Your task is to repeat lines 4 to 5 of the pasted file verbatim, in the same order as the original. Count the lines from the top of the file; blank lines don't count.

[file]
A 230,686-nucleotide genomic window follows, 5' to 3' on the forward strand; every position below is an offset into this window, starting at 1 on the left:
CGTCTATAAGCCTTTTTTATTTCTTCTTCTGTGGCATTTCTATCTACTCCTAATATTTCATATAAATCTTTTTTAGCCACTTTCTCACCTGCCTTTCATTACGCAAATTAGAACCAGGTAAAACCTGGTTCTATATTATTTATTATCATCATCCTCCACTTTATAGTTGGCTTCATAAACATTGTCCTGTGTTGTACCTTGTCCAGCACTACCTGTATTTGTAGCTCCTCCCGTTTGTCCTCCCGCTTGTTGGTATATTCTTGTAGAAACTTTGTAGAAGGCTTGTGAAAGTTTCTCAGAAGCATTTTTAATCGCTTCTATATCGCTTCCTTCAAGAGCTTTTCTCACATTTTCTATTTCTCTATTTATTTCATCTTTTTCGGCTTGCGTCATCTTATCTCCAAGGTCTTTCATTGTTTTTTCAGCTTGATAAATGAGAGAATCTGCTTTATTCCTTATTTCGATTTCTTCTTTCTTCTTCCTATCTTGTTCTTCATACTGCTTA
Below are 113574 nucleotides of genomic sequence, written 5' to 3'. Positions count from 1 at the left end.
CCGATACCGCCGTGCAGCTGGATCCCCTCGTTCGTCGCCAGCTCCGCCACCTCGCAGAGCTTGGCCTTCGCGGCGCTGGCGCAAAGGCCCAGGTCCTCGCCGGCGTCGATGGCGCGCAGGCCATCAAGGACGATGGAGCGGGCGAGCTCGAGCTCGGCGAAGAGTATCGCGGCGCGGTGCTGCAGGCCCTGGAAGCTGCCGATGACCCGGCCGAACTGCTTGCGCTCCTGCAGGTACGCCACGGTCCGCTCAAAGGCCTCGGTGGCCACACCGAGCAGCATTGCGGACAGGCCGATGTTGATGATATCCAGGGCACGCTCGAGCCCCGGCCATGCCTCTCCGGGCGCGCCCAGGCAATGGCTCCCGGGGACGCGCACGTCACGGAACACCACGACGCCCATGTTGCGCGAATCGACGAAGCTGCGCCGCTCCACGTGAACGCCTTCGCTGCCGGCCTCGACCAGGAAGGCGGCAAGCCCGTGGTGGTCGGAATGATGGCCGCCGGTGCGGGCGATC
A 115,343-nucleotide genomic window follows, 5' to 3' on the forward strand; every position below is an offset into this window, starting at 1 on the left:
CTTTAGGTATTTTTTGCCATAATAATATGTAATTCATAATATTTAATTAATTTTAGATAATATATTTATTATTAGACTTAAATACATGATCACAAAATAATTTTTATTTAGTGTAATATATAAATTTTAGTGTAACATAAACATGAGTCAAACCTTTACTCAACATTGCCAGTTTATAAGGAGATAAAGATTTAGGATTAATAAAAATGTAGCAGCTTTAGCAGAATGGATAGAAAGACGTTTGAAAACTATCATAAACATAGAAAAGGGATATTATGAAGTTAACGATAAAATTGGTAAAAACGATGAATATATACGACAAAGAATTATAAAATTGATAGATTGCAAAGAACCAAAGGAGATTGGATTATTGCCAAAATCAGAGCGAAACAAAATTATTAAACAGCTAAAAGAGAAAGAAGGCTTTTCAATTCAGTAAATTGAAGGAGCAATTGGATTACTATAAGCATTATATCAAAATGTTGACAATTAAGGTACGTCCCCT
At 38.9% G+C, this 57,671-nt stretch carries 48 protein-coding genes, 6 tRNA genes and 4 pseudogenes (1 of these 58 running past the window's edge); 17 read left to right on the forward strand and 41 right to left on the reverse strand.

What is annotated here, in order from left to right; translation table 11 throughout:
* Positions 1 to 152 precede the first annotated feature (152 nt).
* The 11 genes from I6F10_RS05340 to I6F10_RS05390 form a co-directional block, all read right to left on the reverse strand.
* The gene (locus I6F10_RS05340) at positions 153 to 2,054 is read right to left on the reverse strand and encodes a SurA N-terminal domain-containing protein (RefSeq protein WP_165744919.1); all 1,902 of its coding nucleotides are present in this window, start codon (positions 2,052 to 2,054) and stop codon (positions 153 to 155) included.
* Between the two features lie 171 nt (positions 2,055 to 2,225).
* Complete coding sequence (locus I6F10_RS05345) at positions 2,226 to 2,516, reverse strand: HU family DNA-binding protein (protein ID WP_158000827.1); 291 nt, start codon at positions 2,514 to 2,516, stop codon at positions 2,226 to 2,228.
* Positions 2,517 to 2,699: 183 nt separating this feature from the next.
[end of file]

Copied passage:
CCGATACCGCCGTGCAGCTGGATCCCCTCGTTCGTCGCCAGCTCCGCCACCTCGCAGAGCTTGGCCTTCGCGGCGCTGGCGCAAAGGCCCAGGTCCTCGCCGGCGTCGATGGCGCGCAGGCCATCAAGGACGATGGAGCGGGCGAGCTCGAGCTCGGCGAAGAGTATCGCGGCGCGGTGCTGCAGGCCCTGGAAGCTGCCGATGACCCGGCCGAACTGCTTGCGCTCCTGCAGGTACGCCACGGTCCGCTCAAAGGCCTCGGTGGCCACACCGAGCAGCATTGCGGACAGGCCGATGTTGATGATATCCAGGGCACGCTCGAGCCCCGGCCATGCCTCTCCGGGCGCGCCCAGGCAATGGCTCCCGGGGACGCGCACGTCACGGAACACCACGACGCCCATGTTGCGCGAATCGACGAAGCTGCGCCGCTCCACGTGAACGCCTTCGCTGCCGGCCTCGACCAGGAAGGCGGCAAGCCCGTGGTGGTCGGAATGATGGCCGCCGGTGCGGGCGATC
A 115,343-nucleotide genomic window follows, 5' to 3' on the forward strand; every position below is an offset into this window, starting at 1 on the left: